Over the next few weeks, Americans will likely see significant changes in the top echelons of the administration, regardless of who wins the election. Yet, the average American probably does not give much thought to who occupies many of the appointed posts, with the exception of a few of the more visible ones. We largely assume political appointees have at least the requisite credentials to fill the roles, even if many get job offers to satisfy the president’s or party’s need to reward campaign contributors. We rarely consider this process as truly corrupt in the U.S., and the U.S. implemented this process in Afghanistan and Iraq in its statebuilding missions in the early 2000s. However, there it has had serious implications for the legitimacy of the governments and their ability to maintain stability. As we advised on institution building and relied on foreign actors’ advice, we inadvertently built political systems that entrenched corruption. These dynamics have resulted in significant negative ramifications for political stability.
As former National Security Adviser General Jim Jones (USMC, ret.) noted, in our haste to transfer authority in both Afghanistan and Iraq, we accepted whomever emerged as a leader and did not spend enough time ensuring the government was capable and legitimate. The repercussions of this strategy are real as they gave nascent and often unknown leaders, foreign-imposed legitimacy, yet less legitimacy where it mattered, in the state itself. For example, in an article for The Atlantic, assessing the prospects for the new Afghan government following the 2014 election, Mujib Mashal explains that Karzai never built trust in the cabinet given to him at the international conference in Bonn that established the new Afghan government after the initial defeat of the Taliban government. As a result, Karzai has had to balance power among political rivals and use a patronage system to garner loyalty.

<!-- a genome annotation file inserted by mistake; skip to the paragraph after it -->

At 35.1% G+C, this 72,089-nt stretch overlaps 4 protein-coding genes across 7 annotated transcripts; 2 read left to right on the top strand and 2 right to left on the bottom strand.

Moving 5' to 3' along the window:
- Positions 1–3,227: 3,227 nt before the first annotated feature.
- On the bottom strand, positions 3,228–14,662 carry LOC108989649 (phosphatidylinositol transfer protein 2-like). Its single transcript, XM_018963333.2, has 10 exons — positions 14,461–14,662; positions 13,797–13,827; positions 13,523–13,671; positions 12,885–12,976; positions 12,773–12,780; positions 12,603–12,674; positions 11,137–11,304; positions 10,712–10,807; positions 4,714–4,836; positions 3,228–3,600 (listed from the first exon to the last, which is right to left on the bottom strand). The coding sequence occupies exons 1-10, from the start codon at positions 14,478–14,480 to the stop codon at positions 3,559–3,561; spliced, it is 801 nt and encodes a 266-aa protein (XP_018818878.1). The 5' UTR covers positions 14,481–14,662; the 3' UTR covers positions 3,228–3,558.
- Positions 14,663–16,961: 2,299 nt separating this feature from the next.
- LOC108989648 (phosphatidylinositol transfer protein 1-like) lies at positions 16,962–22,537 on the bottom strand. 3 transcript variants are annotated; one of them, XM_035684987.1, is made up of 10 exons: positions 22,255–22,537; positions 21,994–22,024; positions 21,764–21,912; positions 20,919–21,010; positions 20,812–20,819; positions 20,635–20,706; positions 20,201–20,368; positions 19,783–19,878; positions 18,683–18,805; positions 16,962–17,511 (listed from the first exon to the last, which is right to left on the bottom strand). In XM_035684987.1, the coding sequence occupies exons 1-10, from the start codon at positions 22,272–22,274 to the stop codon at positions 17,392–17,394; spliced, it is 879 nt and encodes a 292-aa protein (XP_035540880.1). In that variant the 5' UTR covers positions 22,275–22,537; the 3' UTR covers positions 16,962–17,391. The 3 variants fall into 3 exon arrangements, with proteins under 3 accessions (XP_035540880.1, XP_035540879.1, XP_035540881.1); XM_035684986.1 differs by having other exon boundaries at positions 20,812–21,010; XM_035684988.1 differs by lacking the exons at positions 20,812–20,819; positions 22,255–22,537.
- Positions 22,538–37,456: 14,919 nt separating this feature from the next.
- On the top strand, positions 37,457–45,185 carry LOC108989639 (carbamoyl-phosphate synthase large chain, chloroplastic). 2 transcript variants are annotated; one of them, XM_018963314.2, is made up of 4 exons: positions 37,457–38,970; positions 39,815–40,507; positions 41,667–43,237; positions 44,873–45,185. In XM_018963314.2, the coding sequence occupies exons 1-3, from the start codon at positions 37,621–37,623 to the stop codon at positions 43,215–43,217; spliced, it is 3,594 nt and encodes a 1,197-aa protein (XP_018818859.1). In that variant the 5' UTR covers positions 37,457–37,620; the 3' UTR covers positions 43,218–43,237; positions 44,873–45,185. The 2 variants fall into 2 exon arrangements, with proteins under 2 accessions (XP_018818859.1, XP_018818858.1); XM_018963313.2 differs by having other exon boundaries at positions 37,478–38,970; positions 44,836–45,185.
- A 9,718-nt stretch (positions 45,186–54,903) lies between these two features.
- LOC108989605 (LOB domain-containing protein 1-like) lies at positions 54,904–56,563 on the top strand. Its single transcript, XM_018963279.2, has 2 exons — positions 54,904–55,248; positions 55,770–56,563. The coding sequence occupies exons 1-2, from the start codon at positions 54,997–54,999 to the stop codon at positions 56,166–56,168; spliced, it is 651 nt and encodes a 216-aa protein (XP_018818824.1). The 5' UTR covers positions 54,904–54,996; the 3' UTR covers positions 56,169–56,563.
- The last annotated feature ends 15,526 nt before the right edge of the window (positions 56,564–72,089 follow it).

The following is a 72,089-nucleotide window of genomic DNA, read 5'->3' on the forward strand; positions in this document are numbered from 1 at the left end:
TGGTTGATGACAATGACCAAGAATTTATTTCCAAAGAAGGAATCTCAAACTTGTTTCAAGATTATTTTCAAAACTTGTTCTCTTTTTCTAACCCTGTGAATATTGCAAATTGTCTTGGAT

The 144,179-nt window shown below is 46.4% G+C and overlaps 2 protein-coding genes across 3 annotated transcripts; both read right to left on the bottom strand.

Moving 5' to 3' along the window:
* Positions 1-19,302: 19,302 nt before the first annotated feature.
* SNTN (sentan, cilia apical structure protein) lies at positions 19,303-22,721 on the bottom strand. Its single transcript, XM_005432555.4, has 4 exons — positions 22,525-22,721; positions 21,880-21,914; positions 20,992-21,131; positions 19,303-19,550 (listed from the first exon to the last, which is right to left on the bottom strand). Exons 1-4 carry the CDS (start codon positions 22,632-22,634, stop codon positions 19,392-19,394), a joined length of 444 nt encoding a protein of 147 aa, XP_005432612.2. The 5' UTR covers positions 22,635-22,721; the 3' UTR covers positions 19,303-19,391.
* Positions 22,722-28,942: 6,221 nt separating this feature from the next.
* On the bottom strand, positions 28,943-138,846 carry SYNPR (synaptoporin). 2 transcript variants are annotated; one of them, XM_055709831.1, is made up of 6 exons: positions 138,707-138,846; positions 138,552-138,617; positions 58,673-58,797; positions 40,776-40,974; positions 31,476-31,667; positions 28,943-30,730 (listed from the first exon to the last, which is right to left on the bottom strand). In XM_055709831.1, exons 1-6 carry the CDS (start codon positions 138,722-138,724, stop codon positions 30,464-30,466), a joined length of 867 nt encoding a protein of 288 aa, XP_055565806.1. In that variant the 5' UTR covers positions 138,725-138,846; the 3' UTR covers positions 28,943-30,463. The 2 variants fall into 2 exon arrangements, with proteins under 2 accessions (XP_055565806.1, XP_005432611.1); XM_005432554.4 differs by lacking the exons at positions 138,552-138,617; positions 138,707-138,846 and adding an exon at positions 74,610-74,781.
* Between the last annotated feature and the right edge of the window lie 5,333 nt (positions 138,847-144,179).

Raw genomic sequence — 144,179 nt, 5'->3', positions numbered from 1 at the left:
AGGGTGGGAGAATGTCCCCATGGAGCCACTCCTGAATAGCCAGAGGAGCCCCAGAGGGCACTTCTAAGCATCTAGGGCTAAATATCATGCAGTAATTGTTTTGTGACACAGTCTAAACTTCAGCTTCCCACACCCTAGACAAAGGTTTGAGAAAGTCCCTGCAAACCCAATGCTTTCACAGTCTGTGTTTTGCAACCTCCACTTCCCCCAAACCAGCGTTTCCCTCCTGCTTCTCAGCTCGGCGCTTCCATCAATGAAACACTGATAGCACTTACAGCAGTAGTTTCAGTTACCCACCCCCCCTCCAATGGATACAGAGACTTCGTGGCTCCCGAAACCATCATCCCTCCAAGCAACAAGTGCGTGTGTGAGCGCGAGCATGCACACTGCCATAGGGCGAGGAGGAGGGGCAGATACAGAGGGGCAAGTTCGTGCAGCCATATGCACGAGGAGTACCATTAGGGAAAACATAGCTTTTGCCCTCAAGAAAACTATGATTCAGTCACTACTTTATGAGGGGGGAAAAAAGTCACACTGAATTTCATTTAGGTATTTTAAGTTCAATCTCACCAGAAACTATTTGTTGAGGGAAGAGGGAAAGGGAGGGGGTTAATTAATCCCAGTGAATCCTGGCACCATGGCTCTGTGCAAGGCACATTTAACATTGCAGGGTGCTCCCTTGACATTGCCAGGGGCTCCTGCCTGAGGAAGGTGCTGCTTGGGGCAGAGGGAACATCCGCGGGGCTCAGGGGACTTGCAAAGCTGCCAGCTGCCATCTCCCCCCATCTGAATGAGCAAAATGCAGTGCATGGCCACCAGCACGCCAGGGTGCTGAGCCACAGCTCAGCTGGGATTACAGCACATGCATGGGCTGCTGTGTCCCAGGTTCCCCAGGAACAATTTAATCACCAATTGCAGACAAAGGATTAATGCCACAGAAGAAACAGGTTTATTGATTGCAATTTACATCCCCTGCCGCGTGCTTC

Similarly, Iraq’s proportional representation system, which was designed mostly by U.S.-trusted Iraqi exiles, not only enabled election winners to stack civil service positions with loyalists but also further exacerbated ethnic and sectarian differences. Since the system elects parties rather than individuals, it fails to hold politicians accountable and entices parties to build or consolidate support by handing out government jobs. Since the United States wanted to avoid lengthy statebuilding missions and had little knowledge of the internal dynamics within the countries, it had to rely on the expertise of individuals who were relatively unknown and needed to build loyalty and legitimacy. In short, both the design of the systems and the recognition bestowed by U.S. and foreign officials created a system whereby personal power was increasingly important, and the manipulation of political appointments became the primary means of demonstrating and safeguarding this personal power.